February 27, 2021

App Smart: Reference Apps for the Budding Know-It-All

Software developers have not found a way to load an entire reference library onto your phone or tablet, and, alas, the O.E.D. doesn’t exist for mobile users. But you can get by with Britannica Concise Encyclopedia 2011 ($20 on Android and Apple), Merriam-Webster’s Collegiate Dictionary ($25 on Apple and Android) and The World by National Geographic ($4 for the iPad).

Penny pinchers can also do nicely, with the Merriam-Webster Dictionary (free on Android and Apple), WikiMobile Encyclopedia (free on Android) or Wikipedia Mobile (free on Apple) and Google Earth (free on Android and Apple). But these apps aren’t as good as my top three.

First, though, why would anyone need an app when nearly every bit of reference material is already available from a mobile browser? Two reasons: Money and beauty.

If you tend to rely heavily on reference materials for work or school, and you frequently drift outside of free Wi-Fi zones, you can consume a fair amount of data with your browser. And with unlimited data plans quickly disappearing, mobile data charges can be costly.

Meanwhile, few mobile Web sites are as user friendly as an app, even when they’re from the same publisher. The better apps also keep some or all of the data on your phone or tablet, avoiding data charges, and they’re formatted to take advantage of your device’s dimensions and technology.

No device proves the point as nicely as the iPad. My favorite new reference app is the World, which is like Google Earth, only better. For the money, the World offers huge value, and the experience is miles apart from what you would find on the Web.

The World greets you with a globe that spins at your touch. Unlike a physical globe, though, the World changes its skin easily. Tap a button and you switch from the “Terrain” maps view to the traditional “Reference” view.

With both, you can pinch and zoom around the globe with impressive speed and beautifully clear graphics. Only when you zoom in on a region of the United States, for instance, does the app briefly pause to retrieve data. You could zoom to a roadmap view, if needed, or the icy hills of the Arctic.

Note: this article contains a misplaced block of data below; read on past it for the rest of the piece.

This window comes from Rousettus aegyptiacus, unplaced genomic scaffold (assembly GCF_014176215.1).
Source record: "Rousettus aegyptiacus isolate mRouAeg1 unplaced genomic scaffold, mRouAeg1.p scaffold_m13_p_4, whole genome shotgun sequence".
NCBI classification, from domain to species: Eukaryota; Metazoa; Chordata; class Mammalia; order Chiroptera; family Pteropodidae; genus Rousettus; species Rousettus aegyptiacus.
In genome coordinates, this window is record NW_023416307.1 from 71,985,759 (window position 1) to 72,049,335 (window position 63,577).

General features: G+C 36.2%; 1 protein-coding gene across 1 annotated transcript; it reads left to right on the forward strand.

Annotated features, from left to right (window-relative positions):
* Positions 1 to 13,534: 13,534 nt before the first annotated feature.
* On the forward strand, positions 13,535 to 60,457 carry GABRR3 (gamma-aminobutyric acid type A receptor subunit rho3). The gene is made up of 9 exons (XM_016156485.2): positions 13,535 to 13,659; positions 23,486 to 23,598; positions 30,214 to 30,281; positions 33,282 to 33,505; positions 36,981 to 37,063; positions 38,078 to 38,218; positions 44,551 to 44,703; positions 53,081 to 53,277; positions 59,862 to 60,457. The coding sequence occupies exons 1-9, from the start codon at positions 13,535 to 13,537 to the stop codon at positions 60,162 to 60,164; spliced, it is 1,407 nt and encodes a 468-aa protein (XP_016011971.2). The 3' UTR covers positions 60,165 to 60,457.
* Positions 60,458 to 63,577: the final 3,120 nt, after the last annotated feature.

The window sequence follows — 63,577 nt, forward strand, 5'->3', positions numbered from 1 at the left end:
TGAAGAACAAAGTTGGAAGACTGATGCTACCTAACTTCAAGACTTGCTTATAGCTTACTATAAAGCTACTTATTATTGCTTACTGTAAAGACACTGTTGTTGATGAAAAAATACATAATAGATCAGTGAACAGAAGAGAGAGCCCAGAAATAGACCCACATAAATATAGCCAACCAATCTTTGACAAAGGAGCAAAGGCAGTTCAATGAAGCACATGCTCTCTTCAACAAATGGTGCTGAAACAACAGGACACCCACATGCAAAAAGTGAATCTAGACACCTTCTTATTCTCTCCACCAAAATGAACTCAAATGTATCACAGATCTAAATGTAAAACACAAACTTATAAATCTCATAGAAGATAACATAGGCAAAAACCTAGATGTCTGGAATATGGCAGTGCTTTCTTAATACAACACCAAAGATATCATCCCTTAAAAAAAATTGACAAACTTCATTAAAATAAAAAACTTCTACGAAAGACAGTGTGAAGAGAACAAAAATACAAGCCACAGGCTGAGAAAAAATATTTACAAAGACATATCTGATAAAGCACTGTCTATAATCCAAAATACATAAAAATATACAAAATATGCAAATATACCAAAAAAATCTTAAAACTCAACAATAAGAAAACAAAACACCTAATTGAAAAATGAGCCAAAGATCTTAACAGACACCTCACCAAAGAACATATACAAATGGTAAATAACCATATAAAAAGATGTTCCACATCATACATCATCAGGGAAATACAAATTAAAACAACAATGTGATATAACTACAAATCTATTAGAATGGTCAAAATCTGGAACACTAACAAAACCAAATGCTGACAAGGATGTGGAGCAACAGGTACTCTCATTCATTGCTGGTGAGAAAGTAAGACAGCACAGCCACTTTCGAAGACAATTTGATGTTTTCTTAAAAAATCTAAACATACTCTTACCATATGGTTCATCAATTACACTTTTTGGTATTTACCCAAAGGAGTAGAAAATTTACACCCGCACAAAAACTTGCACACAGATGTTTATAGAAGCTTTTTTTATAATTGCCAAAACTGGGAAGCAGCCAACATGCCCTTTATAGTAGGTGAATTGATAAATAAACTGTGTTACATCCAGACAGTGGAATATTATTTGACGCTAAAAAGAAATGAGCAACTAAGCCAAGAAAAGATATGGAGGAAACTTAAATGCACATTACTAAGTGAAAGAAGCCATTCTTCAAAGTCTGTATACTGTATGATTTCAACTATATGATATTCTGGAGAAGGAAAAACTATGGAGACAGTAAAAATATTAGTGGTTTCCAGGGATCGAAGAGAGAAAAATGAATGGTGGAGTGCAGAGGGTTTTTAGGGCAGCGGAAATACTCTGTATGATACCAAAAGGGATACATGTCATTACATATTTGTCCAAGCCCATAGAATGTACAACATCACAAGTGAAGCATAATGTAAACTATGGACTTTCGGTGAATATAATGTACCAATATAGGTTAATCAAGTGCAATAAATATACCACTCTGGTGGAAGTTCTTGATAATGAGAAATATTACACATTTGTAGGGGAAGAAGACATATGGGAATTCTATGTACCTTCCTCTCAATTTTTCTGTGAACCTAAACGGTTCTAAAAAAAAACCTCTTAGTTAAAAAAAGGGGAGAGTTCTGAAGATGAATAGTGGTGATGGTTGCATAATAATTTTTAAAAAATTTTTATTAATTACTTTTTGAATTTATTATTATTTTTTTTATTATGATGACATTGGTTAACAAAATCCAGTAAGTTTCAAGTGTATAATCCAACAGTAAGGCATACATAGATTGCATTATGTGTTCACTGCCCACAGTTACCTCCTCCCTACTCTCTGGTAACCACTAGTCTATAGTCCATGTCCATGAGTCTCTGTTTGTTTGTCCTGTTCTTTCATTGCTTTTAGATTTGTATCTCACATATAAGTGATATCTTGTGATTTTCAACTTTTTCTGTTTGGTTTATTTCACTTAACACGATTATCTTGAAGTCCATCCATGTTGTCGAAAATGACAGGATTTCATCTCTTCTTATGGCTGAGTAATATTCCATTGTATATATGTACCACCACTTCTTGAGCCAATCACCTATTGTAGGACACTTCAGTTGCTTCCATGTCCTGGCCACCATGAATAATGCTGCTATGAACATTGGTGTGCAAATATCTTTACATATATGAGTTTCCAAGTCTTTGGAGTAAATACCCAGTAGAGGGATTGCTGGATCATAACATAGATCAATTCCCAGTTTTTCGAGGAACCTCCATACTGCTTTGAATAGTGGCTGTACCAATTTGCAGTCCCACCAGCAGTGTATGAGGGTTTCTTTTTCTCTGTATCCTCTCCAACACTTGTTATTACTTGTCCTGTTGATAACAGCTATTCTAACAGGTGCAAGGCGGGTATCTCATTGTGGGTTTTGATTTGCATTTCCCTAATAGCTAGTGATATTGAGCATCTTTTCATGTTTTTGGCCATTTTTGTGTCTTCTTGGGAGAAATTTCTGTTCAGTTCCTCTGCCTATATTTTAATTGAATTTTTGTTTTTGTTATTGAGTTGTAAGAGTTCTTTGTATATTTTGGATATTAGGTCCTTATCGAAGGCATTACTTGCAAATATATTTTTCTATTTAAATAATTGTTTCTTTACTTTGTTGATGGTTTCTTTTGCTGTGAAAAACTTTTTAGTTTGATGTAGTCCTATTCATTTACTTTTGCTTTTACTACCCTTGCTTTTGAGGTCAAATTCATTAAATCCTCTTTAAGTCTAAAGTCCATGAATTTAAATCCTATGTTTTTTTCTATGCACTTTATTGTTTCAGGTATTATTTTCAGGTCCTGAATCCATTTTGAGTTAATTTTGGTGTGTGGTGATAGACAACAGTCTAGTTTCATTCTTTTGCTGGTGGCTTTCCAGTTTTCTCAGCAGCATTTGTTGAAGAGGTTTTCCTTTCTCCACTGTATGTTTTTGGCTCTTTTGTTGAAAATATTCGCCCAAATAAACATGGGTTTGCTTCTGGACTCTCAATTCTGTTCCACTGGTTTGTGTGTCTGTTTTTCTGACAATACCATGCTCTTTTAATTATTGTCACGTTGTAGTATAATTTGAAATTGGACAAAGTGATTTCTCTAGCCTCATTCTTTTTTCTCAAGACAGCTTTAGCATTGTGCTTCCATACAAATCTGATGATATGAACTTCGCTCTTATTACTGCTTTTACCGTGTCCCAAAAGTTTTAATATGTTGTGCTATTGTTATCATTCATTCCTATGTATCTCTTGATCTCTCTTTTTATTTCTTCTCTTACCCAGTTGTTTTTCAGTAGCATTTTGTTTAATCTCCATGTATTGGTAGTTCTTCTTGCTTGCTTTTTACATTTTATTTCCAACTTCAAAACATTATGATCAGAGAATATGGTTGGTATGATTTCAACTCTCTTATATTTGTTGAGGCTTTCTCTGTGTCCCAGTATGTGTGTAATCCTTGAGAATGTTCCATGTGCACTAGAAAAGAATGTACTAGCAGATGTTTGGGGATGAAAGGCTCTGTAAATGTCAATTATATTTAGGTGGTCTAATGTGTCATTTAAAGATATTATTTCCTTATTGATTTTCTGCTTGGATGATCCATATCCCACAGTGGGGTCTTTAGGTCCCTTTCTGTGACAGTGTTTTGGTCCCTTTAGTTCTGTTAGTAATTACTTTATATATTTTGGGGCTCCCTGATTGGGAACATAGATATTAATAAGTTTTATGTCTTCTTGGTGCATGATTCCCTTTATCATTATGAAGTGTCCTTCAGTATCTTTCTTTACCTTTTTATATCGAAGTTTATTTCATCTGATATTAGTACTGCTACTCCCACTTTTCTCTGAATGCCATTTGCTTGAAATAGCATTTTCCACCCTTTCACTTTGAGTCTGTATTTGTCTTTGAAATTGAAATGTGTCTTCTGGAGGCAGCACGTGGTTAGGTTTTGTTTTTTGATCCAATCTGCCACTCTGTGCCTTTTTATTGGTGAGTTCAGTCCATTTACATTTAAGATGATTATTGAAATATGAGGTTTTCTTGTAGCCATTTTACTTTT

A third viewing option, “Ocean,” is even cooler. It shows the terrain of the ocean floor in remarkable detail, down to the contours of the Atlantic shelf as it rises toward dry land.

There are no iPhone or Android versions of the World, but World Atlas by National Geographic($2 on iPhone) is a good, albeit less fully featured, alternative.

Because of its price, the Britannica Concise Encyclopedia is less of an obvious purchase. For me, though, it’s worth having an authoritative source to backstop Wikipedia’s occasionally specious entries.

Britannica Concise has just 25,000 articles, compared with the print version’s roughly 65,000 articles.

For example, Bruce Springsteen is covered in Concise, but the E Street Band is not. Joe Namath makes the cut, but not Michael Vick. Likewise, Hillary Clinton is covered, but not Newt Gingrich.

Those who enjoy randomly discovering encyclopedia entries will like the “On This Day” feature, which lists articles with a connection to a given date. (Sept. 1 has 35 entries.) It’s a nice entry point for encyclopedia surfing.

Still, the app can be frustrating. I typed “Franklin Delano Roosevelt,” “Roosevelt” and “Eleanor Roosevelt,” and the search came up empty. Only by typing “Franklin D Roosevelt” and “Eleanor (Anna) Roosevelt,” or reading the links on World War II entries, did I find the Roosevelts.

Despite such shortcomings, I found Britannica Concise useful and reliable.

Its publisher, Paragon Software, also offers several Merriam-Webster editions. The Third International Dictionary, Unabridged version is comprehensive, with 257,000 definitions. It costs $100 on Apple and $60 on Android. The Collegiate Dictionary has 225,000 definitions.

The free version has the same definitions, and, oddly, it includes features lacking in the paid versions.

Look up “lodestar” in the free version, for instance, and you can find an audio pronunciation as well as usage examples, synonyms and the year the word first appeared. All of these features are missing in the Unabridged and Collegiate versions.

The free version includes advertising, but I found the ads unobtrusive and a small price to pay for the app’s utility.

The paid versions do, however, include a few exclusive benefits not available to users of the free app. If you misspell a word, the paid versions will suggest words with similar spellings. And if you know only the incorrect spelling, you can replace dubious letters with question marks, and the app will retrieve the correct word.

Most important, the paid versions work without a network connection, while the free version does not.

It makes sense to download the free and paid versions so you have options. While you’re at it, download Google Earth and the free Wikipedia-related apps. These are less polished than my top three, but are still good.

Google Earth is actually better than good. The company adds new features steadily, and close-up views of notable landmarks and landscapes are fascinating.

When it comes to stocking your virtual bookshelves with reference materials, more is better.

Quick Calls

The Polyphonic Spree’s new song, “Bullseye,” now appears as an interactive, animated video for iPads and iPhones ($2). The app is from the developer of the great Morris Lessmore iPad book. … Cookbook collectors should consider DK Publishing’s Quick Cook ($6, on iPad). It includes more than 500 illustrated recipes.

Article source: http://feeds.nytimes.com/click.phdo?i=2bcb2ba33012e86306e5510ac060fbca

Speak Your Mind